Brieanna Gutierrez and Todd A. Landry, Office of Child and Family Services, Maine Department of Health and Human Services, Augusta, Maine
Ana Hicks, Maine Governor’s Office of Policy Innovation and the Future, Augusta, Maine
This article describes how Maine has leveraged federal pandemic relief funding, broad public support, and the convergence of multiple economic factors to support the state’s early childhood education system. The specific focus on strengthening the early childhood education workforce is necessary given the integral role early childhood educators play in both the availability and quality of care. Moreover, a strong early childhood education system is vital to the future prosperity of Maine and its residents.
Maine’s Children’s Cabinet was reestablished in 2019 by then newly elected governor Janet Mills. One of the primary focus areas of the Cabinet, which brings together the commissioners from five departments of state government, was ensuring that all Maine children entered kindergarten prepared to succeed. To advance that work, the Cabinet worked in partnership with the Office of Child and Family Services (OCFS) within the Maine Department of Health and Human Services to develop a plan focused on increasing the affordability of early care and education; raising the quality of the early care and education system and supporting families to access quality programming; and recruiting, training, and retaining a diverse workforce of early care educators who are the foundation of Maine’s early care and education system.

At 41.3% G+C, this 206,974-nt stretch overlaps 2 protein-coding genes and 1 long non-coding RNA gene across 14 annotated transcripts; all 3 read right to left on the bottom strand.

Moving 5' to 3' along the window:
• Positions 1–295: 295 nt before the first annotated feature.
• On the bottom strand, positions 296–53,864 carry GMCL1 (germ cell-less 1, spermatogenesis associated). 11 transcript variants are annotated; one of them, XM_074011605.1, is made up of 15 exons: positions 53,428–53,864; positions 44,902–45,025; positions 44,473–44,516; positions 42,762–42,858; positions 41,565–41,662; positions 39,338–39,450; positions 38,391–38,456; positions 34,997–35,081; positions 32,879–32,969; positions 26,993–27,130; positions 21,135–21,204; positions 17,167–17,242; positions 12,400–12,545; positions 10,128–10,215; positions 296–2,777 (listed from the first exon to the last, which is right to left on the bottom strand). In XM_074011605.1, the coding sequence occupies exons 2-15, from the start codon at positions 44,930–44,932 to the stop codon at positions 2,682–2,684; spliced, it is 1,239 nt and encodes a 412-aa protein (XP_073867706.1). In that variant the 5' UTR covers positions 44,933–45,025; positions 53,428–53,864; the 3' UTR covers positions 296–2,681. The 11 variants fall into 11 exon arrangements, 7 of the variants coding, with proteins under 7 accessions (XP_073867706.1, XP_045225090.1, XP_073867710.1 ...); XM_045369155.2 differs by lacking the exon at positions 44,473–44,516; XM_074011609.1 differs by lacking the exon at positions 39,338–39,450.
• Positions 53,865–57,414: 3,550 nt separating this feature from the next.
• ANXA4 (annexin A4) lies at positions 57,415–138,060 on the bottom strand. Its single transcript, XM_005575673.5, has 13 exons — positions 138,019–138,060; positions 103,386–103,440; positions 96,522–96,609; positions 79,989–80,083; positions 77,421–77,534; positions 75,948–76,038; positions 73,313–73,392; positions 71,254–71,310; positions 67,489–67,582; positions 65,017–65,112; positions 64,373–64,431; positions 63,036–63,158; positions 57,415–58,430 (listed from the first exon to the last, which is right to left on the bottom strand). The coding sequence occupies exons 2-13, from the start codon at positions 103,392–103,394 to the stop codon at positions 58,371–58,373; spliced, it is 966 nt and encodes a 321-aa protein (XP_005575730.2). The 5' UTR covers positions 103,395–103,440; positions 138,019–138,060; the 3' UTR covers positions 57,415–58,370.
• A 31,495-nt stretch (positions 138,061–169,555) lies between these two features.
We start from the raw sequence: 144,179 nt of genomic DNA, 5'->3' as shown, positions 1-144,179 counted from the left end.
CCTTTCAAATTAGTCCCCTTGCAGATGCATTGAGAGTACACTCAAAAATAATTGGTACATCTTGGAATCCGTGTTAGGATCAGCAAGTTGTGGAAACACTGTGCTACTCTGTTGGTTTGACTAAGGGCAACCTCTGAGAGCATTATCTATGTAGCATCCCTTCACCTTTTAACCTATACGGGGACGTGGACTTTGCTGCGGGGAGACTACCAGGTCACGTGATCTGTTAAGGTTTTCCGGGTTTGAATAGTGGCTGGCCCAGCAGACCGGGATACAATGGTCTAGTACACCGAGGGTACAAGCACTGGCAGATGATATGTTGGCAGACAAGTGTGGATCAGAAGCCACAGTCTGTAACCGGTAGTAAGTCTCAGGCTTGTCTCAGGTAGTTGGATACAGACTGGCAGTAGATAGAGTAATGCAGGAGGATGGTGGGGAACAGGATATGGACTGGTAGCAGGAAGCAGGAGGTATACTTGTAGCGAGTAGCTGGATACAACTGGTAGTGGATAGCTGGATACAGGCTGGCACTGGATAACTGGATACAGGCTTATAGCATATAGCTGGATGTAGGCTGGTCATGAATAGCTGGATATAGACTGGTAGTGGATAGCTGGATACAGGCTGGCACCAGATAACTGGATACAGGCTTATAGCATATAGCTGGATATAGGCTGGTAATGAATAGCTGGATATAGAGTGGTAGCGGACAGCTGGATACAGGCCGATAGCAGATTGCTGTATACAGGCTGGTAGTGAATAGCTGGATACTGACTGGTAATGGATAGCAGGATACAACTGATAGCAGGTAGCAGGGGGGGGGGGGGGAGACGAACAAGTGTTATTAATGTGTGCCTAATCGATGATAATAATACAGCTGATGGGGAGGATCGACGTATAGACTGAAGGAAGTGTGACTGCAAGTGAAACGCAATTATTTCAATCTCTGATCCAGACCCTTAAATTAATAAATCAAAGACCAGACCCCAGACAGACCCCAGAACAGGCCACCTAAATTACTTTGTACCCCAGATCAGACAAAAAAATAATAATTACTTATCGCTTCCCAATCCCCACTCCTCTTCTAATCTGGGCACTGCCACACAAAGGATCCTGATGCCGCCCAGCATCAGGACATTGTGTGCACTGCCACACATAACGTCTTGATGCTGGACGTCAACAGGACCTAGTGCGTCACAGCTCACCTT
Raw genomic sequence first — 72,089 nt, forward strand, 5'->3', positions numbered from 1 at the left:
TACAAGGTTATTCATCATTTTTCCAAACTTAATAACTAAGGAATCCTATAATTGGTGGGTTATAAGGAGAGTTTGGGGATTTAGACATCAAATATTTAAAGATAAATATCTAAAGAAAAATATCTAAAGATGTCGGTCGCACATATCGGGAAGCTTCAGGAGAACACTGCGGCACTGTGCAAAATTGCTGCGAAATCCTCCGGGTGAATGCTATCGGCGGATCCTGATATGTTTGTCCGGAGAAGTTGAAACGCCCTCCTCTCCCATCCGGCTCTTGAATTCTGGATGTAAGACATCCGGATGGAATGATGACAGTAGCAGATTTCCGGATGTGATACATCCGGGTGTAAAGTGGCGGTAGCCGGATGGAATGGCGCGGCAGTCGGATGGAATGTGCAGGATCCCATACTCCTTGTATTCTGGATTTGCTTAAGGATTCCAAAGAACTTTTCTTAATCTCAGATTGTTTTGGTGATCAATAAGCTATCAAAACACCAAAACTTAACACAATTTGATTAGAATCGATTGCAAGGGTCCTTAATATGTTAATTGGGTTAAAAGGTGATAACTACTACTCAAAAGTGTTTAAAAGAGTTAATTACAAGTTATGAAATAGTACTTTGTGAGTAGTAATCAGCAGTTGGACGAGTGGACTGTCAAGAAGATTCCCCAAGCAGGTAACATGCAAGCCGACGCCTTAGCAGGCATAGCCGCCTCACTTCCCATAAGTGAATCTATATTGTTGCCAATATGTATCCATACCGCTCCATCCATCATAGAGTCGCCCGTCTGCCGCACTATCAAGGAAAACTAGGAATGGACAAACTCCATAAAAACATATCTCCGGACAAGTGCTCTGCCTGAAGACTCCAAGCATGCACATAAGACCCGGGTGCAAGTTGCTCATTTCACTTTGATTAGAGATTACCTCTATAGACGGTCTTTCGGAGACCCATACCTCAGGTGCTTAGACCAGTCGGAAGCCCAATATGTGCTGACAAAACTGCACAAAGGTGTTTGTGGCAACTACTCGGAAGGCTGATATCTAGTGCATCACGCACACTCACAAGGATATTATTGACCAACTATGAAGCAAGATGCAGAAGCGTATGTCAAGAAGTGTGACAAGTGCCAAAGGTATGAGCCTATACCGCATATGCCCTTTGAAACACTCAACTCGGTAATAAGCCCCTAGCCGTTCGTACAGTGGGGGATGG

Maine’s Preschool Development Grant’s Needs Assessment clearly identified that low pay for early childhood educators was a key barrier to recruiting and retaining a qualified workforce. Data from the May 2021 federal Bureau of Labor Statistics indicated that the mean wage for an early childhood educator in Maine is $14.90 per hour, which equates to $31,000 a year (U.S. Bureau of Labor Statistics, 2022). To put this in perspective, the median household income in Maine in 2021 was more than double the early childhood educator mean wage at $63,000 (U.S. Census Bureau, 2022). Over the last few years, early childhood education administrators and owners have reported significant challenges in competing with other employers and those challenges only increased as other employers raised wages to recruit new staff in a tight labor market. These same strong labor markets have continued to drive demand for affordable child care as parents seek to enter or remain in the workforce.
Addressing Compensation and Workforce Development
In spring 2021, two members of Maine’s legislature, House Speaker Ryan Fecteau and Representative Rebecca Millett, introduced separate bills to strengthen the early childhood education system. Speaker Fecteau’s bill proposed a system of salary supplements while Rep. Millett’s bill proposed refundable tax credits for early childhood educators and early childhood education programs. Both bills were carried over from the 2021 to the 2022 legislative session, allowing OCFS additional time to implement initiatives to support the early childhood education system using federal relief funding and analyze the impact of those initiatives.
An agreement was also reached to partner with Maine’s existing Zero to Three Workgroup, which included community stakeholders, to examine the potential policy options for enhancing the compensation of early childhood educators. This Workgroup focused significant time and energy on gathering input and feedback from the community, as well as learning about the successes and challenges of the work of other states on this topic. The Workgroup convened five listening sessions with early childhood education center directors, family child care owners and directors, and early childhood educators; engaged in conversations with program administrators from five states; and held four stakeholder meetings with business leaders, advocates, policy experts, and other stakeholders. The conclusion of this work was the Zero